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Exploring Causation in Legal Malpractice: Actual Cause

The primary test for causation in a legal malpractice/professional negligence case is known as the “but for” test. Under the “but for” test, the plaintiff must prove, with admissible evidence, that the lawyer’s breach of a legally recognized duty (owed to the plaintiff) was the actual cause of the plaintiff’s legally recognized damages. 

In plain English: the plaintiff must prove that (s)he would not have incurred those damages “but for” the lawyer’s malpractice.

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As a general rule, the malpractice need not be the only cause of the plaintiff’s damages, as long as the lawyer’s negligence was the actual cause of the harm. In other words, as long as the client can prove a sufficient causative nexus between the lawyer’s breach of duty and the resulting damages, the fact that other factors may have contributed to the damages (without more) won’t negate the client’s ability to sue the attorney for malpractice.

However, plaintiffs should be aware that the existence of other factors which also caused (or increased) the damages may have an impact on the plaintiff’s recovery in a legal malpractice action. Some of these other factors may provide the attorney with defenses, and some may actually “interrupt” the chain of causation, relieving the attorney of part or all of the liability. Plaintiffs should never try to evaluate causation, or any other element of a legal malpractice claim, without the assistance of experienced legal counsel.

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Ordinarily, the plaintiff bears the burden of proving causation as a part of establishing a “prima facie” case for professional negligence. This means that the plaintiff must present sufficient evidence to establish causation before the attorney is required to respond or provide a defense. If the plaintiff fails to prove causation, the lawsuit fails.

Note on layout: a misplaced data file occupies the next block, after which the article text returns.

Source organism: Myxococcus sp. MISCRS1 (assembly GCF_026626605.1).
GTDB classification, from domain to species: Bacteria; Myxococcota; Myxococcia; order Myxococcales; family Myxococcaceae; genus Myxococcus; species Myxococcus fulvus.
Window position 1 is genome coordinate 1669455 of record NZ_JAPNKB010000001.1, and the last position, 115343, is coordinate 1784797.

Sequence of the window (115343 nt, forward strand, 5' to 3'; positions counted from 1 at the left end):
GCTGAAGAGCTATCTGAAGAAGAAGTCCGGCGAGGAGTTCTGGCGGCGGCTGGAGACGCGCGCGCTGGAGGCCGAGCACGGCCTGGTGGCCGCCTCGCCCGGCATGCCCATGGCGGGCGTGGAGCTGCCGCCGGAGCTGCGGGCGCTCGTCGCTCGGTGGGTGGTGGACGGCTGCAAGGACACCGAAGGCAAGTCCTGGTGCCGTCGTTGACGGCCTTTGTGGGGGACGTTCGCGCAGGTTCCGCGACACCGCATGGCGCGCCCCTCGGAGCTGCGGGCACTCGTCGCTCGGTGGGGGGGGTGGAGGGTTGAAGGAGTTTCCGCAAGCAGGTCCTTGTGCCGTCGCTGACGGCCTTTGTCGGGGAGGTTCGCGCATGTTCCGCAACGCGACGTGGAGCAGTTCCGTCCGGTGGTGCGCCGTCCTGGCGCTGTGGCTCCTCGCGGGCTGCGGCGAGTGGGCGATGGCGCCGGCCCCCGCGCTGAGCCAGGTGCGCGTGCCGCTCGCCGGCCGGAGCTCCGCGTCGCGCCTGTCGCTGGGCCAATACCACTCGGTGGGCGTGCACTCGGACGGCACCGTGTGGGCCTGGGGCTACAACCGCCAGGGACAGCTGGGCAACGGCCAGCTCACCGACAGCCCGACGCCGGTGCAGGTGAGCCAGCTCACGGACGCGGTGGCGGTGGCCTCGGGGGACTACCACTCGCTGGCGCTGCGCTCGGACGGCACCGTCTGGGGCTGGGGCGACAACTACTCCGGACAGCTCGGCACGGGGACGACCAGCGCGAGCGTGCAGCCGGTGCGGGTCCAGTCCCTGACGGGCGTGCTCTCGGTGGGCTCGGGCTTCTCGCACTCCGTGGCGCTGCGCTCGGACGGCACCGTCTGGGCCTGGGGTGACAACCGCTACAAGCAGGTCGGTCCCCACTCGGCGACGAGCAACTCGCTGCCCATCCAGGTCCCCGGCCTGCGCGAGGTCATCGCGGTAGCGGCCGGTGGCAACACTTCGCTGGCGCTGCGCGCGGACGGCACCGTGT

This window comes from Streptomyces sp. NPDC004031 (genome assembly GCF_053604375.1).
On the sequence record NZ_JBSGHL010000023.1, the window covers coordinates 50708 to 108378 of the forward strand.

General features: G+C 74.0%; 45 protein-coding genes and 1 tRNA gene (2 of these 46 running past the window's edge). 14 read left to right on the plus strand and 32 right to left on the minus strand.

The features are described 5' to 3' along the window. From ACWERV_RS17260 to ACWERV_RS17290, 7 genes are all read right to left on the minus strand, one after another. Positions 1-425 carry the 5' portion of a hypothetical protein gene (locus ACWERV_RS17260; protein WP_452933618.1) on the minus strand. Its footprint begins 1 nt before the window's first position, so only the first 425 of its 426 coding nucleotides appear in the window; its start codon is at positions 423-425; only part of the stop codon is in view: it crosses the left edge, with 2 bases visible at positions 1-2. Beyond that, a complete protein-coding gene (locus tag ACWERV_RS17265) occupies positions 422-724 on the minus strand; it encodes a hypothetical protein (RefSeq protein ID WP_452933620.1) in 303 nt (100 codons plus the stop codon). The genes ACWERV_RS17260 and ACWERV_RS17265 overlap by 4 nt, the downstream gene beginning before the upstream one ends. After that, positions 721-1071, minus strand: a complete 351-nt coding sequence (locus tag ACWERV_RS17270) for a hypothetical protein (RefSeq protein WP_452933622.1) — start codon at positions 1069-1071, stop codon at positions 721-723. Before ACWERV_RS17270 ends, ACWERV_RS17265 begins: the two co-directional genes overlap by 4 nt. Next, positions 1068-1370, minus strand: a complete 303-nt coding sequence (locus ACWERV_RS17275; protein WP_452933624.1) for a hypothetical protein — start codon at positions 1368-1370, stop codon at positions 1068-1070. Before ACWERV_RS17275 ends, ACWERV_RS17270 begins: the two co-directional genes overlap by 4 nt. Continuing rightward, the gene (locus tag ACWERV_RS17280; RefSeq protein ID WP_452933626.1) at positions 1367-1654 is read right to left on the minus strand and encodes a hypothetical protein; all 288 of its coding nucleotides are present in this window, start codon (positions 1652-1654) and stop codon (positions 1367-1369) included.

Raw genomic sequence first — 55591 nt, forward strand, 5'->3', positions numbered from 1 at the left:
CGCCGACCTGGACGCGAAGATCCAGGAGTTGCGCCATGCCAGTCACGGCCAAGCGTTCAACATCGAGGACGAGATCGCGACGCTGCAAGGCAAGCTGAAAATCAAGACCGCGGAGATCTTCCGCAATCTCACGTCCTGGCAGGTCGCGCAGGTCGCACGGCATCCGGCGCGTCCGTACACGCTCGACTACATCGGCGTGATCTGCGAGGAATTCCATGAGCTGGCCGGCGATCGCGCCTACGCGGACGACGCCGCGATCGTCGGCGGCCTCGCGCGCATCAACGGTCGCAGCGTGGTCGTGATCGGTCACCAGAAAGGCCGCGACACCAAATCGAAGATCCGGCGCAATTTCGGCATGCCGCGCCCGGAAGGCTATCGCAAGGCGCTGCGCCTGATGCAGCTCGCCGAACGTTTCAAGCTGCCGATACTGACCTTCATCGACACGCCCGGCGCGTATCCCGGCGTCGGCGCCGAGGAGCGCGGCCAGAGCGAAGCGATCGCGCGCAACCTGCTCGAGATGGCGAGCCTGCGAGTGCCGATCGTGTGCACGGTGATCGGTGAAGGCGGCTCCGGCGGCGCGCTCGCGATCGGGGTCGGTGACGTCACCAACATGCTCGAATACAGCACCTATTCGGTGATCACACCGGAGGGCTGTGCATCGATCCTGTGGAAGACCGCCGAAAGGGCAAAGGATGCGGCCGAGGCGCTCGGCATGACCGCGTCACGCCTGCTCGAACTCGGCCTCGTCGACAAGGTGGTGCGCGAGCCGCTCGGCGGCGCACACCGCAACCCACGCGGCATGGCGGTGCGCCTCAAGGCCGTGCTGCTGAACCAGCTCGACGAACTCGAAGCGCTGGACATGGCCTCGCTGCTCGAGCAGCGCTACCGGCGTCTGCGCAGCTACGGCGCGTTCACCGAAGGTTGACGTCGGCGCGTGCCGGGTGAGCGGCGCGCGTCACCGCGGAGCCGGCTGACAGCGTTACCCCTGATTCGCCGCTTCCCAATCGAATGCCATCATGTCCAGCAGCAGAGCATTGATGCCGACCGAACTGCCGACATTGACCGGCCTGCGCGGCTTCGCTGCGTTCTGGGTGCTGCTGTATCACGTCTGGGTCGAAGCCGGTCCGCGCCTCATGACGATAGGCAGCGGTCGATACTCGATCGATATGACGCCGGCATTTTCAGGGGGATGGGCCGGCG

However, malpractice lawsuits which arise from a lawyer’s failure to preserve (or destruction of) critical evidence, courts will sometimes shift the burden of proof to the defendant, requiring the lawyer to prove that his or her actions were not the cause of the plaintiff’s harm or damage.  This reflects an important legal principle, which states that where the lawyer’s conduct makes it impossible (or impracticable) for the client to prove causation, the courts would rather hold the defendant lawyer responsible for his or her breach of duty than deny recovery to an otherwise innocent plaintiff. However, the lawyer still has the opportunity to demonstrate (with viable evidence) that his or her conduct was not, in fact, the cause of the plaintiff’s injury. If the lawyer can prove this, the plaintiff does not prevail.

Even in cases where the burden shifts, however, the plaintiff must still be able to demonstrate a “substantial probability” that the lawyer’s breach of duty was the cause of the plaintiff’s damages. Unsubstantiated allegations, without more, will not support a lawsuit for malpractice.


Always consult an experienced, licensed attorney if you believe you have a malpractice claim against a current or former lawyer. Never rely on this or any other article to evaluate your claims or legal rights, as individual situations, damages, and plaintiffs’ rights vary widely.


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